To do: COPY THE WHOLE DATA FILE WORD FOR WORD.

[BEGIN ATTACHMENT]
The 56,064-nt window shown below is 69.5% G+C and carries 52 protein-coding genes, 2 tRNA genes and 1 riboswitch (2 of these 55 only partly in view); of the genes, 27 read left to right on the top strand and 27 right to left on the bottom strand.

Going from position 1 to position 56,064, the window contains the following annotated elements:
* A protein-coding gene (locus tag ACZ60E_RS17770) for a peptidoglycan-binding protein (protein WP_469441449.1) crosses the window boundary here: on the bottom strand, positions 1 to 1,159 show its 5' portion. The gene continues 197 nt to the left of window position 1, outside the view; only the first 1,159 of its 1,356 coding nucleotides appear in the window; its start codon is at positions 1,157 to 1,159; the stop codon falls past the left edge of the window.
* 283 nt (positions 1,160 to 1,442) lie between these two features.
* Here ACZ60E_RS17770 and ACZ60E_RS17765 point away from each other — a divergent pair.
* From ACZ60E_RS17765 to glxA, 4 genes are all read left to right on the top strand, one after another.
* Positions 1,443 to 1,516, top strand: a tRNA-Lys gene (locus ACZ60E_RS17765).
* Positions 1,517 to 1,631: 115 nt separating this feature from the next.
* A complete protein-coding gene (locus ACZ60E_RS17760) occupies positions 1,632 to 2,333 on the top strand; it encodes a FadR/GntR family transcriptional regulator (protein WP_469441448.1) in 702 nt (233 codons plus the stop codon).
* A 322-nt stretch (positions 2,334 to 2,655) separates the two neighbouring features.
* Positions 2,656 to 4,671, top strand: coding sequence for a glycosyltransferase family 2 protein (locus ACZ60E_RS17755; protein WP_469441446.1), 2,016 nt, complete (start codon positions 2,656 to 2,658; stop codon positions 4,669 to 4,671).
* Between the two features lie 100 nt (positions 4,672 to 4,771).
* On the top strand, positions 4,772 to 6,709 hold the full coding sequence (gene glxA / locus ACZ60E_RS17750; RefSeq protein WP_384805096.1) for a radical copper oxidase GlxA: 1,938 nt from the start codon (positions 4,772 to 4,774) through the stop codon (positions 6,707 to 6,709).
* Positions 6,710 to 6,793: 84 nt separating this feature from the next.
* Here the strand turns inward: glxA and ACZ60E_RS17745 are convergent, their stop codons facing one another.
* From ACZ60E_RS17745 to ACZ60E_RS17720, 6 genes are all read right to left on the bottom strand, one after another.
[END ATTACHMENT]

The 56,064-nt window shown below is 69.5% G+C and carries 52 protein-coding genes, 2 tRNA genes and 1 riboswitch (2 of these 55 only partly in view); of the genes, 27 read left to right on the top strand and 27 right to left on the bottom strand.

Going from position 1 to position 56,064, the window contains the following annotated elements:
* A protein-coding gene (locus tag ACZ60E_RS17770) for a peptidoglycan-binding protein (protein WP_469441449.1) crosses the window boundary here: on the bottom strand, positions 1 to 1,159 show its 5' portion. The gene continues 197 nt to the left of window position 1, outside the view; only the first 1,159 of its 1,356 coding nucleotides appear in the window; its start codon is at positions 1,157 to 1,159; the stop codon falls past the left edge of the window.
* 283 nt (positions 1,160 to 1,442) lie between these two features.
* Here ACZ60E_RS17770 and ACZ60E_RS17765 point away from each other — a divergent pair.
* From ACZ60E_RS17765 to glxA, 4 genes are all read left to right on the top strand, one after another.
* Positions 1,443 to 1,516, top strand: a tRNA-Lys gene (locus ACZ60E_RS17765).
* Positions 1,517 to 1,631: 115 nt separating this feature from the next.
* A complete protein-coding gene (locus ACZ60E_RS17760) occupies positions 1,632 to 2,333 on the top strand; it encodes a FadR/GntR family transcriptional regulator (protein WP_469441448.1) in 702 nt (233 codons plus the stop codon).
* A 322-nt stretch (positions 2,334 to 2,655) separates the two neighbouring features.
* Positions 2,656 to 4,671, top strand: coding sequence for a glycosyltransferase family 2 protein (locus ACZ60E_RS17755; protein WP_469441446.1), 2,016 nt, complete (start codon positions 2,656 to 2,658; stop codon positions 4,669 to 4,671).
* Between the two features lie 100 nt (positions 4,672 to 4,771).
* On the top strand, positions 4,772 to 6,709 hold the full coding sequence (gene glxA / locus ACZ60E_RS17750; RefSeq protein WP_384805096.1) for a radical copper oxidase GlxA: 1,938 nt from the start codon (positions 4,772 to 4,774) through the stop codon (positions 6,707 to 6,709).
* Positions 6,710 to 6,793: 84 nt separating this feature from the next.
* Here the strand turns inward: glxA and ACZ60E_RS17745 are convergent, their stop codons facing one another.
* From ACZ60E_RS17745 to ACZ60E_RS17720, 6 genes are all read right to left on the bottom strand, one after another.